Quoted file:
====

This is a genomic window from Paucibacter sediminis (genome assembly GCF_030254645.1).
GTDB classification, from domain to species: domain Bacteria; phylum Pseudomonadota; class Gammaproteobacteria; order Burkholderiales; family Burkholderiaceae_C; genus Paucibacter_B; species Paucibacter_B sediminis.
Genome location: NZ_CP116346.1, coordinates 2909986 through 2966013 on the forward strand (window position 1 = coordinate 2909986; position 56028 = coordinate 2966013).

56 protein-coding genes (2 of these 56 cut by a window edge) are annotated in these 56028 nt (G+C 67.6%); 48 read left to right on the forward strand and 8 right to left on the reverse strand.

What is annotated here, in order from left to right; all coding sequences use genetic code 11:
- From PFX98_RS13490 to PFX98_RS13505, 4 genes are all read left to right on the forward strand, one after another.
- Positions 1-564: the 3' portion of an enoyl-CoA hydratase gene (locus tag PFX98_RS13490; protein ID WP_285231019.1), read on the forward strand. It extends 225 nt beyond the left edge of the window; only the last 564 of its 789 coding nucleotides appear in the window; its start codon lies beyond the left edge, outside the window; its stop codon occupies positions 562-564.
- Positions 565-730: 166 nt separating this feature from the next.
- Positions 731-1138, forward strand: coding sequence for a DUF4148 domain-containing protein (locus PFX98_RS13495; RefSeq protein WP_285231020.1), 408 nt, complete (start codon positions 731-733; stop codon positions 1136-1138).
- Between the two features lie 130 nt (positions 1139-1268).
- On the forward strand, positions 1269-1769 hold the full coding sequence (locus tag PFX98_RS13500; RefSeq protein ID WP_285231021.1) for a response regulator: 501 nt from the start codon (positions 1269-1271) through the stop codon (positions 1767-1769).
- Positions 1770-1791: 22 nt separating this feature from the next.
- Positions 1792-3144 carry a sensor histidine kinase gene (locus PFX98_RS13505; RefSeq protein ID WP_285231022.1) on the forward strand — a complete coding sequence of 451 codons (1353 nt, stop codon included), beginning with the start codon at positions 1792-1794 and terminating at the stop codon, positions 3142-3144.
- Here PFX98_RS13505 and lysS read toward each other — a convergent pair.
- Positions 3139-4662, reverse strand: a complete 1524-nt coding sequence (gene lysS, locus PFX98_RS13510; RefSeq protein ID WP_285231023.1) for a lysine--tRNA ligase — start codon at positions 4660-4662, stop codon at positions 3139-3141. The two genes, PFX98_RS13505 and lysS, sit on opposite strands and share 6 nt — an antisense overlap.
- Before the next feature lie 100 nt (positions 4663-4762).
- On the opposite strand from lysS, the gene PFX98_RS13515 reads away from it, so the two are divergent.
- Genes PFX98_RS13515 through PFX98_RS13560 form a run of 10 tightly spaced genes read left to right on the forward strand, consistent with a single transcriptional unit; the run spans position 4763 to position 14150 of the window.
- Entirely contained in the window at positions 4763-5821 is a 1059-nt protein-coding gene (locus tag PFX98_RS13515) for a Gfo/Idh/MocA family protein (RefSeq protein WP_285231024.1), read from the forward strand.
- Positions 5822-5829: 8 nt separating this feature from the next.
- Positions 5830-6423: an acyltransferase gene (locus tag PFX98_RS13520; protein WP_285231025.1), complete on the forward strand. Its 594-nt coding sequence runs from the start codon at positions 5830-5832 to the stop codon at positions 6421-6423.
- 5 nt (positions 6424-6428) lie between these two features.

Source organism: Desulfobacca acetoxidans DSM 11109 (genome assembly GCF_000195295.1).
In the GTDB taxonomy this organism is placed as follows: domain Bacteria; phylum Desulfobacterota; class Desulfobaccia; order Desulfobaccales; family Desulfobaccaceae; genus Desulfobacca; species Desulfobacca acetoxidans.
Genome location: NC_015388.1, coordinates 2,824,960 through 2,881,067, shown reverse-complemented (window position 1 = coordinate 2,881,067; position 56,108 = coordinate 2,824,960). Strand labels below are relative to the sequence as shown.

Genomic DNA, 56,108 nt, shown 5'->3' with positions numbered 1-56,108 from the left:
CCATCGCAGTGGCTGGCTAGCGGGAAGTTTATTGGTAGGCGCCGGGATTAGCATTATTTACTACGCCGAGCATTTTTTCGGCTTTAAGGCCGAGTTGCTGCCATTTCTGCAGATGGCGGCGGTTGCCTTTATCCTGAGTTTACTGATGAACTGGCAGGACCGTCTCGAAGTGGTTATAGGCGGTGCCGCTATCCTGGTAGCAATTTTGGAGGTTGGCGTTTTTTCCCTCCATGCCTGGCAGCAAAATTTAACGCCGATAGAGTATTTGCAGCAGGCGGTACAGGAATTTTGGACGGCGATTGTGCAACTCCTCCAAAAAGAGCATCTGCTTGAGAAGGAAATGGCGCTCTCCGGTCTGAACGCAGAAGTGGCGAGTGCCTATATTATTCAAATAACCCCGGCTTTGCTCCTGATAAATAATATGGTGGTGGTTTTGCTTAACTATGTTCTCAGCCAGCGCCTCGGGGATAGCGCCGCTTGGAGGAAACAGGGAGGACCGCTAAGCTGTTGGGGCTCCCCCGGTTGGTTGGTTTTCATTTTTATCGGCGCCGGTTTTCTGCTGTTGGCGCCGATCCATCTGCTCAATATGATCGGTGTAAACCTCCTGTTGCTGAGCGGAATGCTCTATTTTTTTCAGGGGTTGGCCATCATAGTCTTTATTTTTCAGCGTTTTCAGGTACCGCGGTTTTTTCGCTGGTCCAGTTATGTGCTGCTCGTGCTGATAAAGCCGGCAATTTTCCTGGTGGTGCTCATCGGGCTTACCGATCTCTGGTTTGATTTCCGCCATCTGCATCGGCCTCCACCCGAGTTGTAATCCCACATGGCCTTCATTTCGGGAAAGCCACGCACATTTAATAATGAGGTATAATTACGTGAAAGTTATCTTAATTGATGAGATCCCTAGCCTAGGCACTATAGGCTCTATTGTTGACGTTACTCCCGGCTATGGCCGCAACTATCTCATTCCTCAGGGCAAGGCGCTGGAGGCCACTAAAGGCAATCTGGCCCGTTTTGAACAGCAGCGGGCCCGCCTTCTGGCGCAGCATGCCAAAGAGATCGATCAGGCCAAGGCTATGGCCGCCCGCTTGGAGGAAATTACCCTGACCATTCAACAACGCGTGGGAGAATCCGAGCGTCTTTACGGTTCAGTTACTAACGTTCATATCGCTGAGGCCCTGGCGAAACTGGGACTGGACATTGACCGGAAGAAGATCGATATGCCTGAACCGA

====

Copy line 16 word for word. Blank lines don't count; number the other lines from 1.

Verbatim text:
- Before the next feature lie 100 nt (positions 4663-4762).